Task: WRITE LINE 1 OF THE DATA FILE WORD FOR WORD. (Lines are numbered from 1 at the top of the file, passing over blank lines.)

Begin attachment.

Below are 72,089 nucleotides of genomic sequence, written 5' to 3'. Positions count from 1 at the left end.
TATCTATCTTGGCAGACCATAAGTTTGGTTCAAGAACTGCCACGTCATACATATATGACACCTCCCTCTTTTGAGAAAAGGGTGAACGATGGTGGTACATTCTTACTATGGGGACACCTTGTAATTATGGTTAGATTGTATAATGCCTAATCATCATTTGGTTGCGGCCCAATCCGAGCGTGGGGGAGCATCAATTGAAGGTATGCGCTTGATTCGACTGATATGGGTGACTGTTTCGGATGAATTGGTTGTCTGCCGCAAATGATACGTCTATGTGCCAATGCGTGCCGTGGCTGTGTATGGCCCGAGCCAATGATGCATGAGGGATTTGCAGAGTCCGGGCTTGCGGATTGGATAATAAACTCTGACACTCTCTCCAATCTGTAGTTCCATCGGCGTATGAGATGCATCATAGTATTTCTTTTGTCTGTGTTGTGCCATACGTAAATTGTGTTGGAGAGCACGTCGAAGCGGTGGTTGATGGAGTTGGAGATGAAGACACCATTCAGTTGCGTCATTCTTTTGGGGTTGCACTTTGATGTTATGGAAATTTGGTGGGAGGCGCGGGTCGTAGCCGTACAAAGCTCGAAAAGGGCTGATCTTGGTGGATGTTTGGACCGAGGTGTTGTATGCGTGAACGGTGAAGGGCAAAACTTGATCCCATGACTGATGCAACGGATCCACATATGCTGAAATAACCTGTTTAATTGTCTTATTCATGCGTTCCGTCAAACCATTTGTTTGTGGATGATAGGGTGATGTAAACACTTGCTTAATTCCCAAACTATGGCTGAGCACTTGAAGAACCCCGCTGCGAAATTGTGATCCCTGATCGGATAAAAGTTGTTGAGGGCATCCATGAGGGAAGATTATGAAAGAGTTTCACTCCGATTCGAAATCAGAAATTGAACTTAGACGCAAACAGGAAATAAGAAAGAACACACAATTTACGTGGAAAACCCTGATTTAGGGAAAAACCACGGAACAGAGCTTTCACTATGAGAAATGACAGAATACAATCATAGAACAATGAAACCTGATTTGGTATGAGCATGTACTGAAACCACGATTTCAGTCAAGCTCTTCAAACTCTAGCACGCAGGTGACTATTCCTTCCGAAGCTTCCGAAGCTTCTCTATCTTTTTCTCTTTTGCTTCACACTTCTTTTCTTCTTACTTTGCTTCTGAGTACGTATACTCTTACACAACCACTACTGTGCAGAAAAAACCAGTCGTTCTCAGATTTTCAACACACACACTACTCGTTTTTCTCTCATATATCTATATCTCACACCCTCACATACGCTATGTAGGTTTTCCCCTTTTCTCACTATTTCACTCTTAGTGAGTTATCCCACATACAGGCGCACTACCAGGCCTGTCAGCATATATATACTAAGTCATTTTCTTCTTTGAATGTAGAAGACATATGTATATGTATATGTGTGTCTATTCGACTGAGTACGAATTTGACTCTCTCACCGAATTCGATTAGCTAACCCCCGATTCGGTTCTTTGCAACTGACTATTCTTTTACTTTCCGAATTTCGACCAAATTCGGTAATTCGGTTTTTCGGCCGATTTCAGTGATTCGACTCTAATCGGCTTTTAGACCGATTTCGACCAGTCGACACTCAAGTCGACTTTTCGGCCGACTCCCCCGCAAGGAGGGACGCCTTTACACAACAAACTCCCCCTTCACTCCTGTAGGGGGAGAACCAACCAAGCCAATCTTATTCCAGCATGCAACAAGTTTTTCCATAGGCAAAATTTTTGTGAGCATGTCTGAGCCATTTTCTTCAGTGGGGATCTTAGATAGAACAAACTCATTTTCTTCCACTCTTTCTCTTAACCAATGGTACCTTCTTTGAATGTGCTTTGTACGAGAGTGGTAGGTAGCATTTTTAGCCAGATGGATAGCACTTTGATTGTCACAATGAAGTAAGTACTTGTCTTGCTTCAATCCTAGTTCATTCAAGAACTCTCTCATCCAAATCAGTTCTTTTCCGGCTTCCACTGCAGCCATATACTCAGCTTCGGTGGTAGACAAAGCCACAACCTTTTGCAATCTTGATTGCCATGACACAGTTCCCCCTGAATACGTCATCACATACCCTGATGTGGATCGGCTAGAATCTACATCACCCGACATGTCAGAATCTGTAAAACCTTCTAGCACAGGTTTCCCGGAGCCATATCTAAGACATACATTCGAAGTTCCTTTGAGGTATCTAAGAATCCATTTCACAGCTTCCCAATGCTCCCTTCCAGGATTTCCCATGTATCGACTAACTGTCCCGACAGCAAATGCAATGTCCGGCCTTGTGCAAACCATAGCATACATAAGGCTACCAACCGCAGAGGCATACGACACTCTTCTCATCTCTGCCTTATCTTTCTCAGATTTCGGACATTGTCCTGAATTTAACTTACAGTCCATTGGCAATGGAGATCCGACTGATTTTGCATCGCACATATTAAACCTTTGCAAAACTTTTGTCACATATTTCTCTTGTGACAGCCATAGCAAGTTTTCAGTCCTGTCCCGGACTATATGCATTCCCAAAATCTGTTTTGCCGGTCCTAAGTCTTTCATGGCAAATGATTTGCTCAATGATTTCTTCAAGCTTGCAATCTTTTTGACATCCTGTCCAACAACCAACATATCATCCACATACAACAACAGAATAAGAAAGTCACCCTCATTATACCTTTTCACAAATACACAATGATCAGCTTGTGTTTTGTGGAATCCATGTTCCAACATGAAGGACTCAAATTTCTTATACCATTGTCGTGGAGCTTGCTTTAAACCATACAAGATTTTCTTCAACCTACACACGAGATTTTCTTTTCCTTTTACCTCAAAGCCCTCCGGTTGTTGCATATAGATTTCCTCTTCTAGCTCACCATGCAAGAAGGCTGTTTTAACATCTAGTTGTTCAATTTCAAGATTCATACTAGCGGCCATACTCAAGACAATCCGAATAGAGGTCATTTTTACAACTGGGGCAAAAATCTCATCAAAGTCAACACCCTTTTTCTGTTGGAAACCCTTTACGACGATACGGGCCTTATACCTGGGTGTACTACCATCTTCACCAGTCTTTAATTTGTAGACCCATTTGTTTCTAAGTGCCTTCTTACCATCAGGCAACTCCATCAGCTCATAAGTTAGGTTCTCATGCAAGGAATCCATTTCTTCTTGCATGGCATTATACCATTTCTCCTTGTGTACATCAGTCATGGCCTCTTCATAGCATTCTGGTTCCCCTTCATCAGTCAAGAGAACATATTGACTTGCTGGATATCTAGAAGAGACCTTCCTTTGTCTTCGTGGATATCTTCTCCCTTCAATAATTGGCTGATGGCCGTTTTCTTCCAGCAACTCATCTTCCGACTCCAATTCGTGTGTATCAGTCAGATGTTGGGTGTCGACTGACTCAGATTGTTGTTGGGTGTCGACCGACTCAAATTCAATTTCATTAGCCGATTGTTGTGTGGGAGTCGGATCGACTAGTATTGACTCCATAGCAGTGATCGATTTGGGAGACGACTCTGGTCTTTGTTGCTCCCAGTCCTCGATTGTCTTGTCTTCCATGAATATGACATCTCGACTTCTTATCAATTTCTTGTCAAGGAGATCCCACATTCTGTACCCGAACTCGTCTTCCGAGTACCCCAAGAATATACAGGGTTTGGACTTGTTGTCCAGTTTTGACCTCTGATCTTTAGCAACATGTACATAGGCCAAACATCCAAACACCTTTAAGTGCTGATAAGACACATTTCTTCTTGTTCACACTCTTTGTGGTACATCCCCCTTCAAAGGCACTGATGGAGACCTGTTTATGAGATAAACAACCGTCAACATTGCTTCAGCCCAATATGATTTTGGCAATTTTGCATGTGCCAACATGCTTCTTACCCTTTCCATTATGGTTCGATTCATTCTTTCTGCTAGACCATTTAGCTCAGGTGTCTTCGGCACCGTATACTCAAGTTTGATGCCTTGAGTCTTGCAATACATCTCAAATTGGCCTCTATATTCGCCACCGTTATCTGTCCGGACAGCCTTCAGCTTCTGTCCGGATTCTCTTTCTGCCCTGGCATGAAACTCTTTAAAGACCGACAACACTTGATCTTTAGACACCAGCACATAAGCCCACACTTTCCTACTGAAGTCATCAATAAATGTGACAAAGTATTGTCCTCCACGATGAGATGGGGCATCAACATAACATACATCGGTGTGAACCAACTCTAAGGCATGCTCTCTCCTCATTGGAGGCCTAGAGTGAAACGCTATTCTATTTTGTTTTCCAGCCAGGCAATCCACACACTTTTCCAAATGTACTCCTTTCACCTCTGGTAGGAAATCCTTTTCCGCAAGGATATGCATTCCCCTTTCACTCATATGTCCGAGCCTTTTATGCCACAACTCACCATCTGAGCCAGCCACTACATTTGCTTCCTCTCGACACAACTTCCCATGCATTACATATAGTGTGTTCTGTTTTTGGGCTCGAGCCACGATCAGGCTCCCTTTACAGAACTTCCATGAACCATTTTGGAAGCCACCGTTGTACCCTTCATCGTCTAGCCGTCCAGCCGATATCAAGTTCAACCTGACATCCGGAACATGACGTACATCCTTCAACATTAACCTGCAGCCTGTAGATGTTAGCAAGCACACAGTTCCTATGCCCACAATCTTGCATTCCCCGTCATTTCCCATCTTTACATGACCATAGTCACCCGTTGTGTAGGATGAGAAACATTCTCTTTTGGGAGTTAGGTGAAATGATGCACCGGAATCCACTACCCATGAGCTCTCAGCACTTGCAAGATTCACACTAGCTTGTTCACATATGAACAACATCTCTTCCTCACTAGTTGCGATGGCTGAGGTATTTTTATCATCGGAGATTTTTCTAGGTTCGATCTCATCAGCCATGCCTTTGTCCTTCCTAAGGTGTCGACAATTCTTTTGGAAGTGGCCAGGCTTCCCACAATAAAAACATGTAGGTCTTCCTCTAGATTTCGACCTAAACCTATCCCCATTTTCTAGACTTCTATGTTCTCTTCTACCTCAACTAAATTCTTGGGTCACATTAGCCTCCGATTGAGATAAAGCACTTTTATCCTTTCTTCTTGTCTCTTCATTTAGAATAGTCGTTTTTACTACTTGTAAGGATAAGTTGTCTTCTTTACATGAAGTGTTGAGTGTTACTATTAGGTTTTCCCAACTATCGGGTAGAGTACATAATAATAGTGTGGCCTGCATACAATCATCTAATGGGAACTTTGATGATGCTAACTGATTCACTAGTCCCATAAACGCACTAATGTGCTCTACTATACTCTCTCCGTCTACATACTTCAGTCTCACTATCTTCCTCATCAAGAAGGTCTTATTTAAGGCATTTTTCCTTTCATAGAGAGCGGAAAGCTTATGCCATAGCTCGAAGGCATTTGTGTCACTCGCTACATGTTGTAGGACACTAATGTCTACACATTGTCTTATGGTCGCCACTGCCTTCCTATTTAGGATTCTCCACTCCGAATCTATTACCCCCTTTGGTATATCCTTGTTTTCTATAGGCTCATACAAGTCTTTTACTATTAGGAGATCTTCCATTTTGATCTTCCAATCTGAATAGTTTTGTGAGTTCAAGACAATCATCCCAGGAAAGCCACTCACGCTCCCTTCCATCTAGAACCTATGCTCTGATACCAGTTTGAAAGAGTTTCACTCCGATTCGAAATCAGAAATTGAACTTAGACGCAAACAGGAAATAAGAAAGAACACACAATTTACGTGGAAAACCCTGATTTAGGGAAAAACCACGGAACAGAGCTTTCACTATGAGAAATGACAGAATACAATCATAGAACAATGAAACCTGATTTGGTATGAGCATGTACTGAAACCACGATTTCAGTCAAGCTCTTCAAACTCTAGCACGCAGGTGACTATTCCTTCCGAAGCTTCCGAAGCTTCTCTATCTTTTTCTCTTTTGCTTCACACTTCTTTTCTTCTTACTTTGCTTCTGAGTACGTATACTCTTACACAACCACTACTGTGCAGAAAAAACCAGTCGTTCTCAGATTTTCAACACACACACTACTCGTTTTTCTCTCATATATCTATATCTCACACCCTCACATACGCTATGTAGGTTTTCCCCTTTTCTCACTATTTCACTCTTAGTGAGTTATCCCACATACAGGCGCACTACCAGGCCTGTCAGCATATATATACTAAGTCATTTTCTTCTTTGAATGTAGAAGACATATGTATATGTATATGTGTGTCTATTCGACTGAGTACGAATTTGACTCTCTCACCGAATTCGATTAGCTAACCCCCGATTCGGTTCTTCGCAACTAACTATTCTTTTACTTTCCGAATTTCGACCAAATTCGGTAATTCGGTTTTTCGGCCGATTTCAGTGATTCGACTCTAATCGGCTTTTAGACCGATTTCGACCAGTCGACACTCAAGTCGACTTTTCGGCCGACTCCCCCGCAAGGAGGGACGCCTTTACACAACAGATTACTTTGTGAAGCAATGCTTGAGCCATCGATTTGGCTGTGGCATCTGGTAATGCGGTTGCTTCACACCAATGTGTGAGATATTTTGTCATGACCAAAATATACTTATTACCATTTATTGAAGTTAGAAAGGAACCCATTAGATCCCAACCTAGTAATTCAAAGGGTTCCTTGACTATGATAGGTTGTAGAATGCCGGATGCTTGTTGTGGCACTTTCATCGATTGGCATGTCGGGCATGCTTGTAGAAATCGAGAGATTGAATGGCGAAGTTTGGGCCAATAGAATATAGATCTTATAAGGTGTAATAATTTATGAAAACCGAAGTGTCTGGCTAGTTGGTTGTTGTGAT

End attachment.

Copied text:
Below are 72,089 nucleotides of genomic sequence, written 5' to 3'. Positions count from 1 at the left end.